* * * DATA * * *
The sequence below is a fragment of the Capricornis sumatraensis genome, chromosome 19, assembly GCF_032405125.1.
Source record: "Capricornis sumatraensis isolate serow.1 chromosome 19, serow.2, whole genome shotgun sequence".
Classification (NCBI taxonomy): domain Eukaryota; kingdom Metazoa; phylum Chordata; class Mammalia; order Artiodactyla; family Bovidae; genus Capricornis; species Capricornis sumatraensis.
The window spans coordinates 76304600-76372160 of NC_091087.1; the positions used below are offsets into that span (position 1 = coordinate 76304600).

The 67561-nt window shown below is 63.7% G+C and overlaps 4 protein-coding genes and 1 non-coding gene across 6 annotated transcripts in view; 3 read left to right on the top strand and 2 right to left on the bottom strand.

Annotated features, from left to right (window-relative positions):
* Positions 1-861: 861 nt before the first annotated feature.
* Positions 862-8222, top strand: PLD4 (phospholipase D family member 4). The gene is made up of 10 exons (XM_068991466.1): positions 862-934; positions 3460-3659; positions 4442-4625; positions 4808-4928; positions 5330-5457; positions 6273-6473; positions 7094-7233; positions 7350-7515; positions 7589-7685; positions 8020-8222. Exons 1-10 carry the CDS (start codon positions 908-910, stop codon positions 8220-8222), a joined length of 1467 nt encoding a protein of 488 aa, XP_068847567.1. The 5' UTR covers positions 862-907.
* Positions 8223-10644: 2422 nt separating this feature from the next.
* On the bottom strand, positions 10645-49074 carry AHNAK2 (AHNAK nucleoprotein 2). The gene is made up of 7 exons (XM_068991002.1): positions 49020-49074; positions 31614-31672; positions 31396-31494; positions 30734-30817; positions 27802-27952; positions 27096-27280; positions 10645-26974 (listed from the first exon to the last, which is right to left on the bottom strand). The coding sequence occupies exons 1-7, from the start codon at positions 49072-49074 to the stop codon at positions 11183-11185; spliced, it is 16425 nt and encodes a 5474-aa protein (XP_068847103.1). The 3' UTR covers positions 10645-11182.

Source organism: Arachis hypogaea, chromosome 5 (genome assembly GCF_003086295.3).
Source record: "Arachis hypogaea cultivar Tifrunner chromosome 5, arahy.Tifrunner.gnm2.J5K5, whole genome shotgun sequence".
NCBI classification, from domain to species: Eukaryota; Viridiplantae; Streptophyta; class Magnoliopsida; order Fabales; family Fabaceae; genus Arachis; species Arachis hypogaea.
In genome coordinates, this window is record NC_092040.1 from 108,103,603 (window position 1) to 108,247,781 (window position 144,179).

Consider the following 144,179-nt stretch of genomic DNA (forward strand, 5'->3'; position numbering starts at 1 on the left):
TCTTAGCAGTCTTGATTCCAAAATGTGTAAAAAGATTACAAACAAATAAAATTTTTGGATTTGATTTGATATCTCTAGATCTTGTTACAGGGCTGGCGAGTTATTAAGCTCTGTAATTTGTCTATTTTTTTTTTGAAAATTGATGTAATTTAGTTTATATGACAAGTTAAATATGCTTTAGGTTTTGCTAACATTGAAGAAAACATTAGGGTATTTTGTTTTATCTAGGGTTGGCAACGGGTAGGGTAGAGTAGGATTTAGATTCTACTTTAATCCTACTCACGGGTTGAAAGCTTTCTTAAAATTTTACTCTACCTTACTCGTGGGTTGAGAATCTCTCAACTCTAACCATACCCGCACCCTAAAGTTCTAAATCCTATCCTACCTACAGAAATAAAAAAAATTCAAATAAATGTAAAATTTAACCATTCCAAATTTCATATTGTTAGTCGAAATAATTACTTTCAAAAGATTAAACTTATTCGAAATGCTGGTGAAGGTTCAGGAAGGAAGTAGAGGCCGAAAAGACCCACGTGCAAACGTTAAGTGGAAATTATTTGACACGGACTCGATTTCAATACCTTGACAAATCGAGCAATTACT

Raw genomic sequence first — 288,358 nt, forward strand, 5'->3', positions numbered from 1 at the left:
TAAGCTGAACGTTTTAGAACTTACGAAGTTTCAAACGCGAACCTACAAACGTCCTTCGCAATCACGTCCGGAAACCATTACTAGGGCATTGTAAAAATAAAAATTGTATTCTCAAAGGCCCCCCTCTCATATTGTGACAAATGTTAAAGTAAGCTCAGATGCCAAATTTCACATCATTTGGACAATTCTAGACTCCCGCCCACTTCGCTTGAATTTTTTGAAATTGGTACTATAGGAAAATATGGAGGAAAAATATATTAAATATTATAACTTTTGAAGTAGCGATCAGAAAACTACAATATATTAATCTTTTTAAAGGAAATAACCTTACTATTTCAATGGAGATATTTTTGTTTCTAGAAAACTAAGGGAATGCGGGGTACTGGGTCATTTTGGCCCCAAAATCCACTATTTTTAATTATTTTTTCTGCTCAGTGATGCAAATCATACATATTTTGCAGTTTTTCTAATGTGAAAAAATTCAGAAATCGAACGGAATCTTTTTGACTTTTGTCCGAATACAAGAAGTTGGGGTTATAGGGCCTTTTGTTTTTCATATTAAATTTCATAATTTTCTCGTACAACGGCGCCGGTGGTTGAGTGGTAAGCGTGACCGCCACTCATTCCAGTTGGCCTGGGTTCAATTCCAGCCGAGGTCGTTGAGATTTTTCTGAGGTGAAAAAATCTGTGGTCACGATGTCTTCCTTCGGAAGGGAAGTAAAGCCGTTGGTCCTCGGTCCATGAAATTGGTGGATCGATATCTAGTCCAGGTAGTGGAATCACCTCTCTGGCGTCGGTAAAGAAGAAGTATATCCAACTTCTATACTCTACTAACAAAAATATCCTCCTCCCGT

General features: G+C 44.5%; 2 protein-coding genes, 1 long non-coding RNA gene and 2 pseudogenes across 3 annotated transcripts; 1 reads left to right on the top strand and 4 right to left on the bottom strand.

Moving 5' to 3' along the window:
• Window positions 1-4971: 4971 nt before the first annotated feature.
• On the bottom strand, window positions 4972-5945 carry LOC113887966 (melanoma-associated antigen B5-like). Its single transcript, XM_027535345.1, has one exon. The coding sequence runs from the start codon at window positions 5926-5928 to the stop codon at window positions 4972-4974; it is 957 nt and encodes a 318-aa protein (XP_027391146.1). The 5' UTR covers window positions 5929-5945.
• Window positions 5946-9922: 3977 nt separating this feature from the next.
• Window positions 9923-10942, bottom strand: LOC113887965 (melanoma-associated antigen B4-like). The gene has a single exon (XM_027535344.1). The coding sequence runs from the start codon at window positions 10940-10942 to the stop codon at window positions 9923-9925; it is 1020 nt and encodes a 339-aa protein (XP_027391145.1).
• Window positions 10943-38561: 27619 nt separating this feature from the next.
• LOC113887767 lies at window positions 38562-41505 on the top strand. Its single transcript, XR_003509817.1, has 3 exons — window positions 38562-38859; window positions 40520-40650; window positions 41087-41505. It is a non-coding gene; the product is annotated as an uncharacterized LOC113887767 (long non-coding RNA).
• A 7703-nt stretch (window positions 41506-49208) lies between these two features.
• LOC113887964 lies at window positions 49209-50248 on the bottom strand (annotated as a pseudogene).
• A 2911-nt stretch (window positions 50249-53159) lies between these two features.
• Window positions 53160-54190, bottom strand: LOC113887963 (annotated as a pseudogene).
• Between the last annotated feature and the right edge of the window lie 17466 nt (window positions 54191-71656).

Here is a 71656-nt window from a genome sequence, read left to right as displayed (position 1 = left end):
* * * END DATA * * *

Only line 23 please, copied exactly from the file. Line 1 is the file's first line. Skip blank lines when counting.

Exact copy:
• Window positions 5946-9922: 3977 nt separating this feature from the next.